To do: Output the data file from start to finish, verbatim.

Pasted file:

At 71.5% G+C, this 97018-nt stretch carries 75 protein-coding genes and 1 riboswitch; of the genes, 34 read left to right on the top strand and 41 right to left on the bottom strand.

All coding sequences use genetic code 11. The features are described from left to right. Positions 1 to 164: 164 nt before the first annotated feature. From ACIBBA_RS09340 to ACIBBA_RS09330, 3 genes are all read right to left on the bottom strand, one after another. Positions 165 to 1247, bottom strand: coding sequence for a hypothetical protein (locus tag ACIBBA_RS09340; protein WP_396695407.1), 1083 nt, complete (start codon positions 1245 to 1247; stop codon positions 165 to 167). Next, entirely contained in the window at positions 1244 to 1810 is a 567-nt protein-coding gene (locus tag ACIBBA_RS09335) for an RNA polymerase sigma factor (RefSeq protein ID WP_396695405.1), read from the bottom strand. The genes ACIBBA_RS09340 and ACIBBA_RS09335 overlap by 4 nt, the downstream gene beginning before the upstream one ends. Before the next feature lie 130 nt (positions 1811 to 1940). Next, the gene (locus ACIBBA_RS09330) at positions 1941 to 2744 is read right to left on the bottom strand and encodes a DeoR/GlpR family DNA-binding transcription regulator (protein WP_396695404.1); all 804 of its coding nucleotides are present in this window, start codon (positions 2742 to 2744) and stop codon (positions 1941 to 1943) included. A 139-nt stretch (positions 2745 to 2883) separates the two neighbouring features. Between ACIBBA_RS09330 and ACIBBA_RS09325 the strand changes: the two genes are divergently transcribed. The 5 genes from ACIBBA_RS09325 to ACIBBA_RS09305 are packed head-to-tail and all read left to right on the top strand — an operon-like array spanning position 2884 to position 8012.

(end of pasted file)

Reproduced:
At 71.5% G+C, this 97018-nt stretch carries 75 protein-coding genes and 1 riboswitch; of the genes, 34 read left to right on the top strand and 41 right to left on the bottom strand.

All coding sequences use genetic code 11. The features are described from left to right. Positions 1 to 164: 164 nt before the first annotated feature. From ACIBBA_RS09340 to ACIBBA_RS09330, 3 genes are all read right to left on the bottom strand, one after another. Positions 165 to 1247, bottom strand: coding sequence for a hypothetical protein (locus tag ACIBBA_RS09340; protein WP_396695407.1), 1083 nt, complete (start codon positions 1245 to 1247; stop codon positions 165 to 167). Next, entirely contained in the window at positions 1244 to 1810 is a 567-nt protein-coding gene (locus tag ACIBBA_RS09335) for an RNA polymerase sigma factor (RefSeq protein ID WP_396695405.1), read from the bottom strand. The genes ACIBBA_RS09340 and ACIBBA_RS09335 overlap by 4 nt, the downstream gene beginning before the upstream one ends. Before the next feature lie 130 nt (positions 1811 to 1940). Next, the gene (locus ACIBBA_RS09330) at positions 1941 to 2744 is read right to left on the bottom strand and encodes a DeoR/GlpR family DNA-binding transcription regulator (protein WP_396695404.1); all 804 of its coding nucleotides are present in this window, start codon (positions 2742 to 2744) and stop codon (positions 1941 to 1943) included. A 139-nt stretch (positions 2745 to 2883) separates the two neighbouring features. Between ACIBBA_RS09330 and ACIBBA_RS09325 the strand changes: the two genes are divergently transcribed. The 5 genes from ACIBBA_RS09325 to ACIBBA_RS09305 are packed head-to-tail and all read left to right on the top strand — an operon-like array spanning position 2884 to position 8012.